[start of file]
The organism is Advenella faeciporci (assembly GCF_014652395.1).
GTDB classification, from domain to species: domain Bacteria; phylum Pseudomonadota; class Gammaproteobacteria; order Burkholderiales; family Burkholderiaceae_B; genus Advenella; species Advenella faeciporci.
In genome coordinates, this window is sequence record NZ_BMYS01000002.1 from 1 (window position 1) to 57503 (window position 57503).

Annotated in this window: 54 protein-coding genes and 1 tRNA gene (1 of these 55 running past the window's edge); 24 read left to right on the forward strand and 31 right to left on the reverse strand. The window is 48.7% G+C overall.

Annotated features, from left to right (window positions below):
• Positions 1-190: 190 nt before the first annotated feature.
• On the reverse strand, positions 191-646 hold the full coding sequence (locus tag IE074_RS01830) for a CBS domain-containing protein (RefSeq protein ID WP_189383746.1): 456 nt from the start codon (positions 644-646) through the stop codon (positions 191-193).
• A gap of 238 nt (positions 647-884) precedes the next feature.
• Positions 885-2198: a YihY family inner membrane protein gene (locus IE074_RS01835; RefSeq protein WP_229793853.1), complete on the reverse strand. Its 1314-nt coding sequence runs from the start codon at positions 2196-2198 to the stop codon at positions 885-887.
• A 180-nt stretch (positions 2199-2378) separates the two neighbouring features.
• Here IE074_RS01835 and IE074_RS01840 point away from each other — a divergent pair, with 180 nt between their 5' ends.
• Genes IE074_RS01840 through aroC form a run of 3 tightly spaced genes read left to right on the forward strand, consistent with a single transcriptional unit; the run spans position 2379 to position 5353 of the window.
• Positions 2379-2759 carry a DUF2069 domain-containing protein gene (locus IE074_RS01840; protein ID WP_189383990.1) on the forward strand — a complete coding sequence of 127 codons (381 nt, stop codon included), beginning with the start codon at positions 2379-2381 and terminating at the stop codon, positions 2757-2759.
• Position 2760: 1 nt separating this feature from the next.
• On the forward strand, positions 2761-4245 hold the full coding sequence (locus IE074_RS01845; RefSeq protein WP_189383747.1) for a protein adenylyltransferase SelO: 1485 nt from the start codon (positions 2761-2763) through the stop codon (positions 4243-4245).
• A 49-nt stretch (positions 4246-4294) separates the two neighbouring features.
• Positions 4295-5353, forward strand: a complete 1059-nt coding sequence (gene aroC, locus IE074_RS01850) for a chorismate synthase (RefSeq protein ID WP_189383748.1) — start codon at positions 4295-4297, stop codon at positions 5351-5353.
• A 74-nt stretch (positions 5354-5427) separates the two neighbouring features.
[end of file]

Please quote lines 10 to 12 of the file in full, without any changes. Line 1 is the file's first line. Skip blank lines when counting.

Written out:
• A 180-nt stretch (positions 2199-2378) separates the two neighbouring features.
• Here IE074_RS01835 and IE074_RS01840 point away from each other — a divergent pair, with 180 nt between their 5' ends.
• Genes IE074_RS01840 through aroC form a run of 3 tightly spaced genes read left to right on the forward strand, consistent with a single transcriptional unit; the run spans position 2379 to position 5353 of the window.